Be careful with this one – randomly inserting these words into every other sentence to the point where they are noticeably extraneous will be awkward. For you, for your child, and for anyone listening to you at the time. And while I’ve seen this go awry more than once, I’m recommending it here because kids are best able understand words that are woven into the fabric of their everyday. It’s how we learn to talk in the first place.

So work them in, if it fits naturally, and discuss their meanings using models. I once had an adorable 4-year-old student who didn’t speak English natively and refused to talk to me out of shyness. The only time I had heard her speak was during our assessment session when I made her identify objects, and even then it was like squeezing water out of a stone. A few nearly silent sessions later, she’d become more comfortable and I asked her a pretty standard test question from the OLSAT. For the first time ever, she spoke to me voluntarily and asked “what is ‘both’?” I knew from teaching English overseas that conceptual language is best taught “in action”, so I took her around the room and showed her things that were both something: both red, both chairs, both circles, and we repeated this activity for every other conceptual word we came across, along with regular “reviews” of words we had already learned. She went on to score in the 99th percentile.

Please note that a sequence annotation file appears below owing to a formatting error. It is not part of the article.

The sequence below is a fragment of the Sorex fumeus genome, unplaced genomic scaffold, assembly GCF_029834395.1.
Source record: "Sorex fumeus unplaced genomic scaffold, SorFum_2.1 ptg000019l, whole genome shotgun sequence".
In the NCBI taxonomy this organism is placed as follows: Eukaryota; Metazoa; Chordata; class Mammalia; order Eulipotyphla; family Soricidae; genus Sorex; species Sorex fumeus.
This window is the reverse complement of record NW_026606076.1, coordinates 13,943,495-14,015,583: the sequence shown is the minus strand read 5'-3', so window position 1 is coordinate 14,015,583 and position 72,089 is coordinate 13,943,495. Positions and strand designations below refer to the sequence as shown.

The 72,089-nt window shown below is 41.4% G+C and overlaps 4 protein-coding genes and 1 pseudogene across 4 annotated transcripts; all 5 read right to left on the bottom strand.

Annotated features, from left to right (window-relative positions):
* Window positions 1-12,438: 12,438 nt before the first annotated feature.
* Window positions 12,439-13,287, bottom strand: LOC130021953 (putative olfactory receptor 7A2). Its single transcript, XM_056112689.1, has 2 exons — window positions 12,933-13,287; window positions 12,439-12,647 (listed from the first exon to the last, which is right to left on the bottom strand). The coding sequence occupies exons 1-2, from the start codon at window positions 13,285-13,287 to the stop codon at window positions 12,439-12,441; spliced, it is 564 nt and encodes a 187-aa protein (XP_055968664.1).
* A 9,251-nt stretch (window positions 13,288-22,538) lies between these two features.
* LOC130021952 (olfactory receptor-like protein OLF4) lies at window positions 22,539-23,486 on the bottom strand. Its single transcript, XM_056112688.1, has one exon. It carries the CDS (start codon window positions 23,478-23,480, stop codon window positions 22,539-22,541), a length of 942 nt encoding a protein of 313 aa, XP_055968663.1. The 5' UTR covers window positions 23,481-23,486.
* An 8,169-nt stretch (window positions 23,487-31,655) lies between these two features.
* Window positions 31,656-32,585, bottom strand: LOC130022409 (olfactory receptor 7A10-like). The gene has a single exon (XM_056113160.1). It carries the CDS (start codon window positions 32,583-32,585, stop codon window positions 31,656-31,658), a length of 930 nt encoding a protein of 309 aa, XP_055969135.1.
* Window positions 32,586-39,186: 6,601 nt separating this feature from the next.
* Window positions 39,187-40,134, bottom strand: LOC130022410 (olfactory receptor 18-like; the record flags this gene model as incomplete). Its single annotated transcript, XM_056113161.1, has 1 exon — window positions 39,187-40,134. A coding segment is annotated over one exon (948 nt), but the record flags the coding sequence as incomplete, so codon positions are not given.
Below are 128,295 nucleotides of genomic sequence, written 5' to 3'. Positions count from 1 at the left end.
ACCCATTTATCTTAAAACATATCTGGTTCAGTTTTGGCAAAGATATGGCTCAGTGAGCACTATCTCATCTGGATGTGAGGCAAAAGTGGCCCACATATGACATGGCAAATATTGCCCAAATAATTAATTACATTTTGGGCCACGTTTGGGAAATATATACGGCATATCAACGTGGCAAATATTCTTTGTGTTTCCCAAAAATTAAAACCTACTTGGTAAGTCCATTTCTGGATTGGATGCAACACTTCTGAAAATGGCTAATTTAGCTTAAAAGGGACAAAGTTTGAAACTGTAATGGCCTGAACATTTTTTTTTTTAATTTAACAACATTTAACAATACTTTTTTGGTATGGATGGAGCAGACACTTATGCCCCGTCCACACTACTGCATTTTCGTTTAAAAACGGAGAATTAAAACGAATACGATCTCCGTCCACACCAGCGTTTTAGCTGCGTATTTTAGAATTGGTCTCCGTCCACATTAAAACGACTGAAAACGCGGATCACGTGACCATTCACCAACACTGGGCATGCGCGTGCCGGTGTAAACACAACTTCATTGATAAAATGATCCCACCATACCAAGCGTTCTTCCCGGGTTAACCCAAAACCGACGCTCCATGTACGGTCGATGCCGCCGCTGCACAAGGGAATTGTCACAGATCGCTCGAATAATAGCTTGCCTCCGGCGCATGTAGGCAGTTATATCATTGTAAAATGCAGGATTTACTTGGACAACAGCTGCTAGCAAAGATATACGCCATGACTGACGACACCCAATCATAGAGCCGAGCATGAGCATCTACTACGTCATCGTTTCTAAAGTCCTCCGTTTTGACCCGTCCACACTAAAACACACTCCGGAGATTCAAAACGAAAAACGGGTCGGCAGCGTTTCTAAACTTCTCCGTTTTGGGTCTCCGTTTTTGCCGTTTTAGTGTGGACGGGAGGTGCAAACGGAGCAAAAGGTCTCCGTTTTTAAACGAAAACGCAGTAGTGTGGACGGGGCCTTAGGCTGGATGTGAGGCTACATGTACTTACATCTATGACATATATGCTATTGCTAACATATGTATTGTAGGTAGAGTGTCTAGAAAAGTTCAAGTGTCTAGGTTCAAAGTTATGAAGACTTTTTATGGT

3) Encourage puzzle playtime.

When the NNAT 2 first joined the OLSAT as the entrance exams for passing through the G&T gates of NYC, people were shaking in their boots. “How,” parents cried in distress, “can a small child be expected to answer questions like this?! These are too hard for ME!” It was nearly a given that only a tiny Stephen Hawking would be able to understand this part of the test and therefore have a chance at securing one of those highly-valued slots. And of course, everyone was beyond shocked when the amount of kids who qualified for entrance was revealed. Why did this happen?